The DIED routine doesn't clobber $@, so you can use this in your test description:

               ASSERT( DIED(
                       sub {
               ), "raises an exception - " . (chomp $@, $@));

       Occasionally you'll want to check if a perl script simply compiles.  Whilst this is no
       substitute for writing a proper unit test for the script, sometimes it's useful:

               ASSERT( COMPILES("") );

       An optional second argument forces the code to be compiled under 'strict':

               ASSERT( COMPILES("", 1) );

       (normally you'll have this in your script anyway).

   Aggregating other tests together
       For complex systems you may have a whole tree of unit tests, corresponding to different
       areas of functionality of the system.  For example, there may be a set of tests
       corresponding to the expression evaluation sublanguage within a templating system.
       Rather than simply aggregating everything with Test::Harness in one flat list, you may
       want to aggregate each subtree of related functionality so that the Test::Harness
       summarisation is across these higher-level units.

       Test::Assertions provides two functions to aggregate the output of other tests.  These
       work on result strings (starting with "ok" or "not ok").  ASSESS is the lower-level
       routine working directly on result strings, ASSESS_FILE runs a unit test script and parses
       the output.  In a scalar context they return a summary result string:

               @results = ('ok 1', 'not ok 2', 'A comment', 'ok 3');
               print scalar ASSESS(\@results);

       would result in something like:

               not ok (1 errors in 3 tests)

       This output is of course a suitable input to ASSESS so complex hierarchies may be created.
       In an array context, they return a boolean value and a description which is suitable for
       feeding into ASSERT (although ASSERT's $;$ prototype means it will ignore the description)

               ASSERT ASSESS_FILE("expr/set_1.t");
               ASSERT ASSESS_FILE("expr/set_2.t");
               ASSERT ASSESS_FILE("expr/set_3.t");

       would generate output such as:

               ok 1
               ok 2
               ok 3

       Finally Test::Assertions provides a helper routine to interpret result strings:

               ($bool, $description) = INTERPRET("not ok 4 (test four)");

       would result in:

               $bool = 0;
               $description = "test four";

       which might be useful for writing your own custom collation code.

Using Test::Assertions for run-time checking

       C programmers often use ASSERT macros to trap runtime "should never happen" errors in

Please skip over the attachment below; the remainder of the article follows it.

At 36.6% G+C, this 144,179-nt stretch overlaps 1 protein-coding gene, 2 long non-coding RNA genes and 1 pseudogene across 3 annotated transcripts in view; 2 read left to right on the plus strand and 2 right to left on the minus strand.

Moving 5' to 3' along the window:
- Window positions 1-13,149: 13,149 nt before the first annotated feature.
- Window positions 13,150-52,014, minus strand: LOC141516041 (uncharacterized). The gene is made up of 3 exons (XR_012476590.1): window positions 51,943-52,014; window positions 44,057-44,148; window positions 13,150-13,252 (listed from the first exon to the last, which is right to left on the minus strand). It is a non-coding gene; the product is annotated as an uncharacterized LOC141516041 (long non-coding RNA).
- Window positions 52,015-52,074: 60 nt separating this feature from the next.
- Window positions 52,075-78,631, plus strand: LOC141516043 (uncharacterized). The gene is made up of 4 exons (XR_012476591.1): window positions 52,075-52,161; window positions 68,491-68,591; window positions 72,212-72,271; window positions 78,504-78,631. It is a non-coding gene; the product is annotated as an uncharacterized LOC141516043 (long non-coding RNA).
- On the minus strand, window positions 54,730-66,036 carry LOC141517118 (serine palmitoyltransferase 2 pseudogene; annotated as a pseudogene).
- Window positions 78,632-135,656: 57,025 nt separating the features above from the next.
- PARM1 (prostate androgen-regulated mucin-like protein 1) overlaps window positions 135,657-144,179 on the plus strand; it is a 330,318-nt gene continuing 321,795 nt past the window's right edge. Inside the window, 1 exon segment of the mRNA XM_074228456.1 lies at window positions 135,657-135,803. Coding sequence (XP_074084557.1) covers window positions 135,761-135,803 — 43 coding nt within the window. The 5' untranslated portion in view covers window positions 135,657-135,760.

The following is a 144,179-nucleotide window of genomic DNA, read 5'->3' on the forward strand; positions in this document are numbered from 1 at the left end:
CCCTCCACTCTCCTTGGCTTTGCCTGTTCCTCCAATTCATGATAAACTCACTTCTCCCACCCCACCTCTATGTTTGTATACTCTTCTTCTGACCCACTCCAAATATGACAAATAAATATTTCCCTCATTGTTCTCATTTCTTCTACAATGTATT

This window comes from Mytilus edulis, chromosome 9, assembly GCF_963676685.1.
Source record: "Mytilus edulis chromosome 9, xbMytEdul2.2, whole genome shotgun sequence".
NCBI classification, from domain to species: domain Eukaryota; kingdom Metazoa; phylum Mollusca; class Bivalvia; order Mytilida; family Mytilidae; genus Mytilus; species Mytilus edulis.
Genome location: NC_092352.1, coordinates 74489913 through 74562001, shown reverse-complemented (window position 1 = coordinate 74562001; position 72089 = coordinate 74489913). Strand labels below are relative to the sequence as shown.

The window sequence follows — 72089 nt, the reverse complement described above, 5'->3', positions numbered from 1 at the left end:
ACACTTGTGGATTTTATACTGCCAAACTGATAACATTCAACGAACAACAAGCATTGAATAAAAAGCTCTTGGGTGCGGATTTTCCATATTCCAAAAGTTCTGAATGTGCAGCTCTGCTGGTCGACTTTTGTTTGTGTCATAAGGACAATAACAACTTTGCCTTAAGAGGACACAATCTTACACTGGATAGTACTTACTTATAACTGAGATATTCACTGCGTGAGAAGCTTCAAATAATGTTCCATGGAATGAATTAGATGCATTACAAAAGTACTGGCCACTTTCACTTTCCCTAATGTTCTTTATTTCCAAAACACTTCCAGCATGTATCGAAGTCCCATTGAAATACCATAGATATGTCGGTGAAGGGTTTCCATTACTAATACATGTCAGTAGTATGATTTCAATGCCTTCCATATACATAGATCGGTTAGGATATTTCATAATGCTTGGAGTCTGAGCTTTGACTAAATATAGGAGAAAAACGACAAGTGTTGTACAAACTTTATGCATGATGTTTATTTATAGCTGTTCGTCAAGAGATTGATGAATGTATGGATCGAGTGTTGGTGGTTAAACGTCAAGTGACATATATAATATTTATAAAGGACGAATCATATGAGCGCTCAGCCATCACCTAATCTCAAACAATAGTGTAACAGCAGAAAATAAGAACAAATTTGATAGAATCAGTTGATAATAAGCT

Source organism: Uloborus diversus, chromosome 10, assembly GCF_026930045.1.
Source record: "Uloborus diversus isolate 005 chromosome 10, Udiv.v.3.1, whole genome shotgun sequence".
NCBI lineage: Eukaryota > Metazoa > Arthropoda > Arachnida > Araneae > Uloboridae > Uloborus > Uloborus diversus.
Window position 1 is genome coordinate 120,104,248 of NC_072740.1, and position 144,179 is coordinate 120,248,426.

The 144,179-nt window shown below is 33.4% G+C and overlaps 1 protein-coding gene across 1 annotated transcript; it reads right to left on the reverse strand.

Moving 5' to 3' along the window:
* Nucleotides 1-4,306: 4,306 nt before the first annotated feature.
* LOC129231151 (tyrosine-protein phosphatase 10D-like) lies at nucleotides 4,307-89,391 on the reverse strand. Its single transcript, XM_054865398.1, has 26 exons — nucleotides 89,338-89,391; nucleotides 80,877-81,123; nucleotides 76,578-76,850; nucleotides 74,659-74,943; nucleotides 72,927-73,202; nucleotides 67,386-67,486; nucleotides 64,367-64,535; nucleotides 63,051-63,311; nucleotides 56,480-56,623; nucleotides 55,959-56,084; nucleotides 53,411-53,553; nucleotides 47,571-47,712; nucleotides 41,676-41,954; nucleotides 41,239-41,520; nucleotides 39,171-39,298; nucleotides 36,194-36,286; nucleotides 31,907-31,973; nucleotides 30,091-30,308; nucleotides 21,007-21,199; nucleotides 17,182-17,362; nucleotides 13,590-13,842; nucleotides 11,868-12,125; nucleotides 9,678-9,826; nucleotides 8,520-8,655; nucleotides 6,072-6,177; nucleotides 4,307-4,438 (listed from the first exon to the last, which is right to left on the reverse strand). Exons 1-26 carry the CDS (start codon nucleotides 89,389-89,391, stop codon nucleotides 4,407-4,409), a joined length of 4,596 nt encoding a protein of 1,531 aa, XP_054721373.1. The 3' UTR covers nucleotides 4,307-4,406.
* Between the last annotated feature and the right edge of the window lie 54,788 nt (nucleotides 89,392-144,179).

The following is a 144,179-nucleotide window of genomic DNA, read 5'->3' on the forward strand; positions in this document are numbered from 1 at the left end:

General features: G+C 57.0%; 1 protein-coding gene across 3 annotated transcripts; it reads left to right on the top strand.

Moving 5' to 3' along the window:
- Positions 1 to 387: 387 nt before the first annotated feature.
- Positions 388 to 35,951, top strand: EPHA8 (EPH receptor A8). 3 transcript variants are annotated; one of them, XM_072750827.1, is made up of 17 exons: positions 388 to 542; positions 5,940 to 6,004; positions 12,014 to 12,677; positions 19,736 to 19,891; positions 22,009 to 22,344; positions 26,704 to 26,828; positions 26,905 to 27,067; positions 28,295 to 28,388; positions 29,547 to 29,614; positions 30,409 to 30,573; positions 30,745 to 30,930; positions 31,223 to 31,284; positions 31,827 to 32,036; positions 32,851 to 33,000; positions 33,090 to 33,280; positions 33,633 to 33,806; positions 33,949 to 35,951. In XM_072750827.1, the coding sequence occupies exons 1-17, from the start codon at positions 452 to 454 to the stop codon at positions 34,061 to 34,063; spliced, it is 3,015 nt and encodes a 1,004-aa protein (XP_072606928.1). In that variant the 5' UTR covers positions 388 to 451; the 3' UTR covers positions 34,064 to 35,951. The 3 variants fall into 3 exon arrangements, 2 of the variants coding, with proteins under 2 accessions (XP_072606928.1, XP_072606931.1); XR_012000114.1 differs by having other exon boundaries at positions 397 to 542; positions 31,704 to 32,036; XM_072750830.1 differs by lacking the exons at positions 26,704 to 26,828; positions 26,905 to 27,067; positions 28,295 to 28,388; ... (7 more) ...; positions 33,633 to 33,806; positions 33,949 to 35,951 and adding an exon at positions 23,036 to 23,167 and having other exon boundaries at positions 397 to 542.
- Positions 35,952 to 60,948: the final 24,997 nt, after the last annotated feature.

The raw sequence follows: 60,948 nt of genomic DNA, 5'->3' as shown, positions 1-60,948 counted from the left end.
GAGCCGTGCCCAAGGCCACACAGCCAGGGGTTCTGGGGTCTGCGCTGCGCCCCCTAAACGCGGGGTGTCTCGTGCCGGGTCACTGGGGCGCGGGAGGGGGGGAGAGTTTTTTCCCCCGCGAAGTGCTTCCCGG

their code.  You can use Test::Assertions to do this:

               use Test::Assertions qq(die);
               $rv = some_function();
               ASSERT($rv == 0, "some_function returned a non-zero value");

       You can also import Test::Assertions with warn rather than die so that the code continues

               use constant ASSERTIONS_MODE => $ENV{ENVIRONMENT} eq 'production'? 'warn' : 'die';
               use Test::Assertions(ASSERTIONS_MODE);

       Environment variables provide a nice way of switching compile-time behaviour from outside
       the process.

   Minimising overhead
       Importing Test::Assertions with no arguments results in ASSERT statements doing nothing,
       but unlike ASSERT macros in C where the preprocessor filters this out before compilation,
       there are 2 types of residual overhead:

       Runtime overhead
           When Test::Assertions is imported with no arguments, the ASSERT statement is aliased
           to an empty sub.  There is a small overhead in executing this.  In practice, unless
           you do an ASSERT on every other line, or in a performance-critical loop, you're
           unlikely to notice the overhead compared to the other work that your code is doing.

       Compilation overhead
           The Test::Assertions module must be compiled even when it is imported with no
           arguments.  Test::Assertions loads its helper modules on demand and avoids using
           pragmas to minimise its compilation overhead.  Currently Test::Assertions does not go
           to more extreme measures to cut its compilation overhead in the interests of
           maintainability and ease of installation.

       Both can be minimised by using a constant:

               use constant ENABLE_ASSERTIONS => $ENV{ENABLE_ASSERTIONS};

               #Minimise compile-time overhead
               if(ENABLE_ASSERTIONS) {
                       require Test::Assertions;
                       import Test::Assertions qq(die);

               $rv = some_function();

               #Eliminate runtime overhead
               ASSERT($rv == 0, "some_function returned a non-zero value") if(ENABLE_ASSERTIONS);

       Unlike Carp::Assert, Test::Assertions does not come with a "built-in" constant (DEBUG in